TX - $1.4B Shortfall Threatens Houston Area Flood Control Projects
Flood control projects approved by Houston area voters in 2018 in response to Hurricane Harvey are facing a $1.4 billion shortfall that could delay their completion, officials have announced.
The projects in need of the most funding are in some of the area’s poorest neighborhoods that have repeatedly flooded in recent decades and have not received the same amount of funding for flood mitigation as other local communities, according to experts and community advocates.
That has reinforced the belief by many residents of low-income areas in eastern Harris County along Greens and Halls bayous, which have repeatedly flooded, that they will continue to be left behind and forgotten about, said Iris Gonzalez, director of the Coalition for Environment, Equity, and Resilience, a Houston-based advocacy group.
“A lot of the questions that the community has for … our elected officials is, ‘When is the investment going to come?’ How many hurricane seasons do they have to face before they can feel and see the level of protection that they deserve,” Gonzalez said.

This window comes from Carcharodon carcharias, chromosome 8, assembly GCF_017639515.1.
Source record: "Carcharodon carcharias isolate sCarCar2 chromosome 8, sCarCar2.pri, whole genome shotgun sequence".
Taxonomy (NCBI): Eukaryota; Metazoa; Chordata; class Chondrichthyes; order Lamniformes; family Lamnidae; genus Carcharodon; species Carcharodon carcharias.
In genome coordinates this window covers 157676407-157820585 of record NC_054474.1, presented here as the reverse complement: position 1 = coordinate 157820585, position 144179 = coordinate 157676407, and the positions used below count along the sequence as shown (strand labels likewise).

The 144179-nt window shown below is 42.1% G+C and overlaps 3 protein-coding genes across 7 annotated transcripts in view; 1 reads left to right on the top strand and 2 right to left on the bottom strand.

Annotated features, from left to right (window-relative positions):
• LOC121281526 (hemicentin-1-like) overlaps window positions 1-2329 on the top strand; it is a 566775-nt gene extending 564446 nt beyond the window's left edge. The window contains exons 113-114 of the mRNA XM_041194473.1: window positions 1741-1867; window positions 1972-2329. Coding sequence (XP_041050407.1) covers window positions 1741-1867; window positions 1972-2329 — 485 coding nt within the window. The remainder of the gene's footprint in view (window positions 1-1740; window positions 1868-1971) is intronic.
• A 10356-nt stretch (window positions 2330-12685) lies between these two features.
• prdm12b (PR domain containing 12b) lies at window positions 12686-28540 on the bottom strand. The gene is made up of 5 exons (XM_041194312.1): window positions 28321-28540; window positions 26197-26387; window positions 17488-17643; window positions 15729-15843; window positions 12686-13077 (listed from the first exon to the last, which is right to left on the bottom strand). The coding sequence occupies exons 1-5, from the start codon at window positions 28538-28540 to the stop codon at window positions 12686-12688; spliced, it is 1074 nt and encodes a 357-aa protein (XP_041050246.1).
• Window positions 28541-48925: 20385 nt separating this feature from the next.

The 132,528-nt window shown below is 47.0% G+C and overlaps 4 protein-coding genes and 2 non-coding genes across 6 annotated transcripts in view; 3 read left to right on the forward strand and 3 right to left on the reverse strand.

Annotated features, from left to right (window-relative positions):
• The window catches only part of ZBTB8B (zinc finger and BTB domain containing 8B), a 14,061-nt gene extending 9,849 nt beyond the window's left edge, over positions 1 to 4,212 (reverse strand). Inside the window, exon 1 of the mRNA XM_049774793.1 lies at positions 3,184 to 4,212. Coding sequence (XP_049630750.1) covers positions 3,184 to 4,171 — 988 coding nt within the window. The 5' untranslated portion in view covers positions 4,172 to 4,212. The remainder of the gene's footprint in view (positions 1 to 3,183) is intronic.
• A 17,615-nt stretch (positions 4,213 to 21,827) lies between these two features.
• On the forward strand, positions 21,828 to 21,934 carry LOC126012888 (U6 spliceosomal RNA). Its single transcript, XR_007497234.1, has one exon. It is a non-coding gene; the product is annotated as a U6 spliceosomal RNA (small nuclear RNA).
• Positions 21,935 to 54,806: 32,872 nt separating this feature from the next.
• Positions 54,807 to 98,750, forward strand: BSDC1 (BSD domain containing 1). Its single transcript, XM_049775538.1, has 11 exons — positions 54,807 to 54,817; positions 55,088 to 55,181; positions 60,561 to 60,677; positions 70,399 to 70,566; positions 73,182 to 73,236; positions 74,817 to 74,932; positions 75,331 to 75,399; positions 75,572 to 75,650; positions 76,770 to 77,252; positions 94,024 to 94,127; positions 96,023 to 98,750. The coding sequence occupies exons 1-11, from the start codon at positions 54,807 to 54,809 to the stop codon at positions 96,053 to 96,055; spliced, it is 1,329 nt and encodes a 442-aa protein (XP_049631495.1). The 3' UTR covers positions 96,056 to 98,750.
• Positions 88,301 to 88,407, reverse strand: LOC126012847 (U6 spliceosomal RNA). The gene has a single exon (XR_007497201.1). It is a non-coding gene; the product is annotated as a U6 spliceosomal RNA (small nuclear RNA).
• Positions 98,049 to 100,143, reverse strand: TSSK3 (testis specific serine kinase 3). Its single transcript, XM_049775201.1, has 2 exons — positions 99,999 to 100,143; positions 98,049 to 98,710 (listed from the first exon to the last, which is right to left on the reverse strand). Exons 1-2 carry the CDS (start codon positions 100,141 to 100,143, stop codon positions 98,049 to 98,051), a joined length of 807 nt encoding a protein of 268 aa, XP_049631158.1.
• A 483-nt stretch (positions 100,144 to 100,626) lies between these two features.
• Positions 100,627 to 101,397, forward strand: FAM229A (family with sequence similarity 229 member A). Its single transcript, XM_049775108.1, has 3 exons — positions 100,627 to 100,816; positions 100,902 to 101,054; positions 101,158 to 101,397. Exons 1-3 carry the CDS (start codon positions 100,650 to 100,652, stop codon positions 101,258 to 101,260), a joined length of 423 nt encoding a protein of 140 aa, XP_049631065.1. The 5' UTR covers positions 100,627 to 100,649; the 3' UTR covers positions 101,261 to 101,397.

Hurricane Harvey, which made landfall as a powerful Category 4 storm on Aug. 25, 2017, killed 68 people and caused an estimated $125 billion in damage in Texas. Thirty-six of the deaths were in the low-lying Houston area, where days of torrential rainfall and decades of unchecked development contributed to the flooding of more than 150,000 homes and 300,000 vehicles.
More than 24,000 homes along Greens and Halls bayous flooded.
In 2018, voters in Harris County, where Houston is located, approved the issuance of $2.5 billion in bonds to fund flood-control projects that might mitigate the damage caused by future storms.